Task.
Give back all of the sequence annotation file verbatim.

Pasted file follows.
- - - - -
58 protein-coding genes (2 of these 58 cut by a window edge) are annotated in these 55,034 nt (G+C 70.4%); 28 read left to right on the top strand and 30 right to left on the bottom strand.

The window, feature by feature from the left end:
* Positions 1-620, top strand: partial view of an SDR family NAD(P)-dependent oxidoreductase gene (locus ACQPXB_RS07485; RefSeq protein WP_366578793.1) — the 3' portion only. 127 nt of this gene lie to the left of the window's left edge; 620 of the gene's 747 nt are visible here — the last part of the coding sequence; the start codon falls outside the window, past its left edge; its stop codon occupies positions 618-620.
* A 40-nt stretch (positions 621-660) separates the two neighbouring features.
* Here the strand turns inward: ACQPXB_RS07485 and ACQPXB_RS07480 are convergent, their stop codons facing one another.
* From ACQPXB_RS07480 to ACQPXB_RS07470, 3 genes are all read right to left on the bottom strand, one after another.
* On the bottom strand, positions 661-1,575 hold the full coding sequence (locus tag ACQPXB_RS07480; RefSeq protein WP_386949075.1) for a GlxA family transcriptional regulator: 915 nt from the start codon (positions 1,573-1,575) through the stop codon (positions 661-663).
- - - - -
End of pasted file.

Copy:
58 protein-coding genes (2 of these 58 cut by a window edge) are annotated in these 55,034 nt (G+C 70.4%); 28 read left to right on the top strand and 30 right to left on the bottom strand.

The window, feature by feature from the left end:
* Positions 1-620, top strand: partial view of an SDR family NAD(P)-dependent oxidoreductase gene (locus ACQPXB_RS07485; RefSeq protein WP_366578793.1) — the 3' portion only. 127 nt of this gene lie to the left of the window's left edge; 620 of the gene's 747 nt are visible here — the last part of the coding sequence; the start codon falls outside the window, past its left edge; its stop codon occupies positions 618-620.
* A 40-nt stretch (positions 621-660) separates the two neighbouring features.
* Here the strand turns inward: ACQPXB_RS07485 and ACQPXB_RS07480 are convergent, their stop codons facing one another.
* From ACQPXB_RS07480 to ACQPXB_RS07470, 3 genes are all read right to left on the bottom strand, one after another.
* On the bottom strand, positions 661-1,575 hold the full coding sequence (locus tag ACQPXB_RS07480; RefSeq protein WP_386949075.1) for a GlxA family transcriptional regulator: 915 nt from the start codon (positions 1,573-1,575) through the stop codon (positions 661-663).